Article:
CPRS Case 10: Renal Failure Flashcards Preview

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Recognise physiology of normal kidney functions and pathophysiology in kidney failure

See lecture


Mechanism of fluid / electrolyte / acid-base homeostasis and excretion of metabolic waste by the kidneys

See lecture


Difference between acute and chronic renal failure, and conditions that can lead to either

- quick onset
- reversible
- pre-renal: Ischaemia
- intra-renal: GN, tubular necrosis
- post-renal: UTI

- gradual onset
- irreversible loss of nephrons
- Chronic glomerulonephritis
- hypertension
- DM
- long term medication (NSAIDs)


Approach to investigate patient’s with abnormal renal function

1. Urinalysis
- Protein
- Glucose

2. Blood test
- Electrolyte
- Urea and Creatinine
- Liver enzymes (ALT, Alkaline Phosphatase)
- Haemoglobin

3. Ultrasonogram
- Size of kidney


***Common biochemical / haematological investigation results of patients with renal diseases

Chronic renal failure:
- Generalised oedema (salt and water retention)
- Metabolic acidosis (cannot excrete acidic products)
- Azotaemia / uraemia (cannot excrete metabolic end products of proteins)
- High concentration of other substances (phenols, phosphates, potassium)

***Kidney failure
- Non-protein nitrogenous waste product
- K (calcium gluconate, beta agonist, insulin)
- H
- water
- Phosphate, sulphate (phosphate binder)
- phenols
- Na
- HCO3 (cannot synthesize)
- RBC (blood transfusion may worsen fluid overload)
- albumin
- Ca (arrhythmia, neuromuscular disease)

Water retention:
- reduced kidney function to excrete water and salt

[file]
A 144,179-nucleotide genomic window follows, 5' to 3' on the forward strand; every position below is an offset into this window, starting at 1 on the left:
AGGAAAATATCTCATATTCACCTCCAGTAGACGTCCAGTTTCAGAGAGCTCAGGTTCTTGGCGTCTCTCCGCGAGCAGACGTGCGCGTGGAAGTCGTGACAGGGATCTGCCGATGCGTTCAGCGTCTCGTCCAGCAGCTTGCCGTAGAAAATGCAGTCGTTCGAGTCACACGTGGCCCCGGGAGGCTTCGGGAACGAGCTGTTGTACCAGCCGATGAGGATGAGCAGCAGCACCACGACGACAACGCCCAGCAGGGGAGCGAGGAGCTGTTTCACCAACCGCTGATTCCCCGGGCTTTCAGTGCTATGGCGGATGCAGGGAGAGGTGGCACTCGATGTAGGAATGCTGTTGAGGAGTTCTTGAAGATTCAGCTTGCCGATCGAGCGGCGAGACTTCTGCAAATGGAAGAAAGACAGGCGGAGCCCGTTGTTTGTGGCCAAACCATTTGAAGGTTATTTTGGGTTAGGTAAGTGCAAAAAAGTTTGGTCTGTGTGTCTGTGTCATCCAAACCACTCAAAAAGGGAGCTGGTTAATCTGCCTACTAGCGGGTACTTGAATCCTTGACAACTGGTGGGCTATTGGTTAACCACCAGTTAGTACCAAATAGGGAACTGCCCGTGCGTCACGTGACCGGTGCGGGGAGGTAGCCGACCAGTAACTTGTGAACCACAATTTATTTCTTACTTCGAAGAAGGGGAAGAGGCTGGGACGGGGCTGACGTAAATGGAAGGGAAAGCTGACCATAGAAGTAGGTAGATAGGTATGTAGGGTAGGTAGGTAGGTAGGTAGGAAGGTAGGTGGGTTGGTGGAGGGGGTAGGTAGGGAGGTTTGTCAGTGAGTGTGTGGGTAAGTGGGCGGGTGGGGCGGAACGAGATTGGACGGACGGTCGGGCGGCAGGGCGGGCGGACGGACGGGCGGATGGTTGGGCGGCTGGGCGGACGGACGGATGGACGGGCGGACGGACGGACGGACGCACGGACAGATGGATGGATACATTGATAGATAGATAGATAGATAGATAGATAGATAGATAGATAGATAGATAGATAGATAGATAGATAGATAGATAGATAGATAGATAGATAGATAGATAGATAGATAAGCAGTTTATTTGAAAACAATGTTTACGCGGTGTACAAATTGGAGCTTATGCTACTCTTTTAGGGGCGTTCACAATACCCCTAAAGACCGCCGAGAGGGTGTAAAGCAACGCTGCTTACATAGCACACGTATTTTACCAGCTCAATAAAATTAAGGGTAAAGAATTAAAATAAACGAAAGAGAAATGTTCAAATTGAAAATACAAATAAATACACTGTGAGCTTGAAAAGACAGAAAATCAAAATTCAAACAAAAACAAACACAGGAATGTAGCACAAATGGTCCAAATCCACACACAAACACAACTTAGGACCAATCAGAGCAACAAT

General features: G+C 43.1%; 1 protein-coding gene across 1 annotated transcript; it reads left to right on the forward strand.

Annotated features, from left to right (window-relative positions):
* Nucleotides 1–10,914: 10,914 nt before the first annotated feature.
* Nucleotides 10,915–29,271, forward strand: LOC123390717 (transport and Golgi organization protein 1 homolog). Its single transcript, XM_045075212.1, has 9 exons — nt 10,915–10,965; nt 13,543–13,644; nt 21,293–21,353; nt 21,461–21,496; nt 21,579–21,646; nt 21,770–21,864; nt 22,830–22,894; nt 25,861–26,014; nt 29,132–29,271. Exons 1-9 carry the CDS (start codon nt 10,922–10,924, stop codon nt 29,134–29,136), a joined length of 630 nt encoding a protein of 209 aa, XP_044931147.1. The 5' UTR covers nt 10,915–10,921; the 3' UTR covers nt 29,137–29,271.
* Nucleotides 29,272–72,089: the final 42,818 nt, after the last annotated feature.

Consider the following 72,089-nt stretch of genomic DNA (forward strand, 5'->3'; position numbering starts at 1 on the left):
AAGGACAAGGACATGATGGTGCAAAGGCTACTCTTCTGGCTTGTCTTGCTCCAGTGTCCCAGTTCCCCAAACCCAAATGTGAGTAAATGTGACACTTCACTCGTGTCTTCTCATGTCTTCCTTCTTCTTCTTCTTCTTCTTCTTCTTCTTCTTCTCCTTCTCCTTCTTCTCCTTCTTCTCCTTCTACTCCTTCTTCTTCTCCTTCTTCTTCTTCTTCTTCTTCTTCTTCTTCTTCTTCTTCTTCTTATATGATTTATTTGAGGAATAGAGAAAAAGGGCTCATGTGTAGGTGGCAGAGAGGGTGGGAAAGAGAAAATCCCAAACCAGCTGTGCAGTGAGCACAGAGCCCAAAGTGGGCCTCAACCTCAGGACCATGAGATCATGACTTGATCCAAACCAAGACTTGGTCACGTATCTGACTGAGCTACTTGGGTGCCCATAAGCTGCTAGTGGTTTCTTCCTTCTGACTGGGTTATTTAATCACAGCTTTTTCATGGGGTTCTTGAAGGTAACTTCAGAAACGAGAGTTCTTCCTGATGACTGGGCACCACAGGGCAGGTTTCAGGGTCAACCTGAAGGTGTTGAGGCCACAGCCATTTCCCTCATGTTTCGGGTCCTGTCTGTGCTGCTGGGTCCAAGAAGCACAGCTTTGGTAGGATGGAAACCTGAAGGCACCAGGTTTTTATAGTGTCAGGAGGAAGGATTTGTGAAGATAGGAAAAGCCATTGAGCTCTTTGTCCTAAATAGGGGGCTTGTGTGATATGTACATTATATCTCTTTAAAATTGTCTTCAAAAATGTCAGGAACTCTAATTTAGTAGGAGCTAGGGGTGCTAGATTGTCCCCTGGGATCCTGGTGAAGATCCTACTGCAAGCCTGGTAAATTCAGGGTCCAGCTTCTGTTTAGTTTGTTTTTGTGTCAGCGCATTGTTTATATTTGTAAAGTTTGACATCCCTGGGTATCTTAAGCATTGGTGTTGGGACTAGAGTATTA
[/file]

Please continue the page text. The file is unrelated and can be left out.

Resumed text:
- decrease in Na concentration (dilution effect)
- increased secretion of renin and angiotensin
- decrease in albumin

Increased potassium and phosphate:
- due to decreased GFR

- acid accumulate in body fluid
- buffering power is used up —> Low bicarbonate level

- Increased urea, uric acid, creatinine
- concentration rise in proportion to degree of reduction —> assess CKD severity

Decreased albumin:
- loss in urine
- protein energy wasting

- reduced erythropoietin production
- chronic problem because hormonal changes take time


Psycho-social implications of chronic renal failure and of patients with chronic disease in general

1. Intense emotions to illness
2. Change of behaviour
3. Disruption to work, school (unemployment)
4. Disruption to family life (change in family role)


Factors that determine health seeking behaviour and psychological reactions of patients towards chronic diseases

Factors that determine health seeking behaviour
- Gender
- Social support (migration)
- Financial
- Illness cognition (how common, how familiar with the symptoms)
- Illness danger (predictability of outcome, amount of threat)

Psychological reaction towards chronic diseases
- Fear
- Anxiety
- Depression

Default follow-up
- Financial consideration
- Dissatisfaction
- Patient’s belief
- Improvement in symptoms


Impact of health economics involved in management of patients with chronic renal failure, and of patients with chronic diseases in general

- A lot of money spent on dialysis and renal transplant
- Disturbance to everyday life


Ethical issues involved in renal replacement therapy

1. Organ trade
2. Familial pressure towards living-related transplantation
3. Appropriate allocation of available organ
4. Ways to increase organ donation